Despite its difficulty, the Hadley Mountain Trail is one of the most popular hikes in upstate New York’s Adirondack Mountains. The journey to the summit is a tough slog, gaining more than 1,500 feet in less than two miles. Hikers are nonetheless rewarded with panoramic views of the Adirondacks, Great Sacandaga Lake, and even the Green Mountains in neighboring Vermont. In autumn, the vistas are particularly superb.
On a pleasant summer or fall afternoon, the Hadley Mountain Trailhead along unpaved Tower Road is likely to be quite crowded. At just over a half hour from Lake George—or 1.5 hours from Albany, New York—perhaps this is not too surprising. There is sufficient parking at the trailhead for around a dozen vehicles, but additional parking is available along Tower Road.
The start of the trail is marked with a small sign, as well as a tribute to the fire tower that sits atop Hadley and dates to 1916. Shortly up the relatively obvious path is a trail register.
For more than a mile, the wide but strenuous route is relentless in its climb, at times running directly up slabs of bare rock—mostly gneiss, mixed with quartz, biotite, and hornblende. While largely avoiding streams, the trail can be very slippery—use caution and, especially with small children, take it slow and easy.
As for the scenery, most of the hike up Hadley Mountain is shaded, ascending through a forest of hemlock, maple, and paper birch (the latter easily recognizable). This area has seen its fair share of fires, as evidenced by the relatively new tree growth.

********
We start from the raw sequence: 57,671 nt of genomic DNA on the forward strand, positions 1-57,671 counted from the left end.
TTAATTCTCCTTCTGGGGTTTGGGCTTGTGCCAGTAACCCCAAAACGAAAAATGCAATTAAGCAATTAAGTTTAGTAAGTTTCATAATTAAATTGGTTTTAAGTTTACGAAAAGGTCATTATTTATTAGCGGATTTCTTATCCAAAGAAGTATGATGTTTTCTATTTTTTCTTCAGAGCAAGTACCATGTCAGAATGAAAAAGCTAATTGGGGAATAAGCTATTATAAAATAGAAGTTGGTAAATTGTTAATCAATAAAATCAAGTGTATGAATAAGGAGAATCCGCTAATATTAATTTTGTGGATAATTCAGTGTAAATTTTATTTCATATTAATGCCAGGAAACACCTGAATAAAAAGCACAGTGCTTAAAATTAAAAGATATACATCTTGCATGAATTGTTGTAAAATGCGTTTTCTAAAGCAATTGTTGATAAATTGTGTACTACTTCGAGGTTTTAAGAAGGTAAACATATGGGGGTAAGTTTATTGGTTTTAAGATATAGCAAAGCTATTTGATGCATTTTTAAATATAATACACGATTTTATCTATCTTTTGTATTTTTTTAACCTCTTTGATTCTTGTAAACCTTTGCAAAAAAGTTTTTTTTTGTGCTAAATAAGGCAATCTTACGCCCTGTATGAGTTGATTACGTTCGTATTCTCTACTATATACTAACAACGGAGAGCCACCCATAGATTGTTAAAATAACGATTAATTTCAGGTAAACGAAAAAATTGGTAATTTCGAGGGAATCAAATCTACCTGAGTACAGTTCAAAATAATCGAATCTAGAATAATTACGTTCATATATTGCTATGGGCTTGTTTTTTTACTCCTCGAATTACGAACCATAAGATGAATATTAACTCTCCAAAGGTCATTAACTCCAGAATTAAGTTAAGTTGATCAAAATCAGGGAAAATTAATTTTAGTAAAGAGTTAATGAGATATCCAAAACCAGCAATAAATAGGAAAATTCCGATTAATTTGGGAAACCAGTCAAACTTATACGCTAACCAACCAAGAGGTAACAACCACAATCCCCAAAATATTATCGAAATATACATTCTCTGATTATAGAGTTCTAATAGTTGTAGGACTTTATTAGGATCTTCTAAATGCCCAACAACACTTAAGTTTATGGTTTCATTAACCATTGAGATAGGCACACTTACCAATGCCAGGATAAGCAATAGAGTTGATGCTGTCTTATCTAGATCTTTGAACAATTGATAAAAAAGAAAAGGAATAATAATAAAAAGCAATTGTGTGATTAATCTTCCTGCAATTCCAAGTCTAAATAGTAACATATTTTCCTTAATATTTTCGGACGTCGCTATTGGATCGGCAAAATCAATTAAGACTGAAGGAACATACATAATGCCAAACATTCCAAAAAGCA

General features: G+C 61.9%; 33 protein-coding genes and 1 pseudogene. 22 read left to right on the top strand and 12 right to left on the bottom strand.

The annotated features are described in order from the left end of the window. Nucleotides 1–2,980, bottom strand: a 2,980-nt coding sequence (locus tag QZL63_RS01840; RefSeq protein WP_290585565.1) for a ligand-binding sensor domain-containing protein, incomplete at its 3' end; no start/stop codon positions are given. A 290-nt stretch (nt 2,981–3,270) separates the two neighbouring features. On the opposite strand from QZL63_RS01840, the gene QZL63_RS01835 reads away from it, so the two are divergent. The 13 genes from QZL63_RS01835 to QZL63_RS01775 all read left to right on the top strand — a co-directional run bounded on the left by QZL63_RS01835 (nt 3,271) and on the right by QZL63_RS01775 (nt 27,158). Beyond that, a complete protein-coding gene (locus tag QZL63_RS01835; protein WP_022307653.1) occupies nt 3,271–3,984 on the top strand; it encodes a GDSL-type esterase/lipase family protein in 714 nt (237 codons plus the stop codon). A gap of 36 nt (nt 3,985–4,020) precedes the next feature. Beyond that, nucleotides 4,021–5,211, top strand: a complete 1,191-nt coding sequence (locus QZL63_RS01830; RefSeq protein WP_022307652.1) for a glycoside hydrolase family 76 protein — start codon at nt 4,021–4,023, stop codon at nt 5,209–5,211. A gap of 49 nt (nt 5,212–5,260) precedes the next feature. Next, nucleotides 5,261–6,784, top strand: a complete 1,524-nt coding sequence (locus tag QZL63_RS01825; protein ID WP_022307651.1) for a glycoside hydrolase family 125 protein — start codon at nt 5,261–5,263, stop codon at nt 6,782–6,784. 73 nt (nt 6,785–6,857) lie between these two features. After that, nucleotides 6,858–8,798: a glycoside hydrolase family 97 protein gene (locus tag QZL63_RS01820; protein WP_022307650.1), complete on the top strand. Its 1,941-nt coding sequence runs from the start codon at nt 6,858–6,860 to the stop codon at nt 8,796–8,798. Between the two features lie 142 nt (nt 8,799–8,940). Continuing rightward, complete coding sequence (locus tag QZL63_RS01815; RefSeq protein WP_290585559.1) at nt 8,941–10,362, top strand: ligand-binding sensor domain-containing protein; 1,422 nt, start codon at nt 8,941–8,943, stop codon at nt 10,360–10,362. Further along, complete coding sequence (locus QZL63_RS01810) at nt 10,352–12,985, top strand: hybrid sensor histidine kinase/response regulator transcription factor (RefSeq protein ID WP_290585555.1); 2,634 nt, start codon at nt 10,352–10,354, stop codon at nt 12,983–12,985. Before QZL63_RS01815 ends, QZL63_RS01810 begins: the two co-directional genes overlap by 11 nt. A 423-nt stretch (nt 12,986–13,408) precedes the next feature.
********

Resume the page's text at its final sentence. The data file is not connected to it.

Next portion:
Roughly 1.2 miles from the trailhead, the maddening climb briefly levels out as the Hadley Mountain Trail crests a ridgeline. From here the route trends north by northwest while eventually edging skyward again toward the summit. At one point, the trail cuts between two impressive rock outcroppings.
Less than a quarter mile from the top, the Hadley Mountain Trail reveals its first unobstructed views, mainly to the south and west. On a clear day, it’s hard to miss the turquoise waters of Great Sacandaga Lake to the southwest, while Spruce Mountain (2,650’) and Ohmer Mountain (782’) highlight the landscape just off to the right.
Back on Hadley, hikers may notice a relative density of pines throughout the remainder of the hike to the summit. In winter, it is only they and the occasional bush that keep their leaves.
By now the Hadley Mountain Fire Tower is probably in view—a motivator for the weary approaching the final climb. Excellent views to the south, west, and north can be had without ascending the tower; the rock-laden summit offers relatively unhindered vistas. To experience the full 360-degree panorama, ascend the narrow stairs and pop open the trapdoor—a small, sheltered viewing room with windows awaits.
On a clear day, the High Peaks of the Adirondacks are visible to the north while Bell Brook Pond and Great Sacandaga Lake can be seen to the south. To the east, one can see as far as the Green Mountains of Vermont on the horizon. In October, the forests of the Adirondacks offer a mélange of reds, oranges, and golds.
It may take a long time to want to leave, but once you have had enough of the windswept peak, return the way you came—the journey down may take half the time of the ascent. In total, allot at least 3-4 hours for the out-and-back.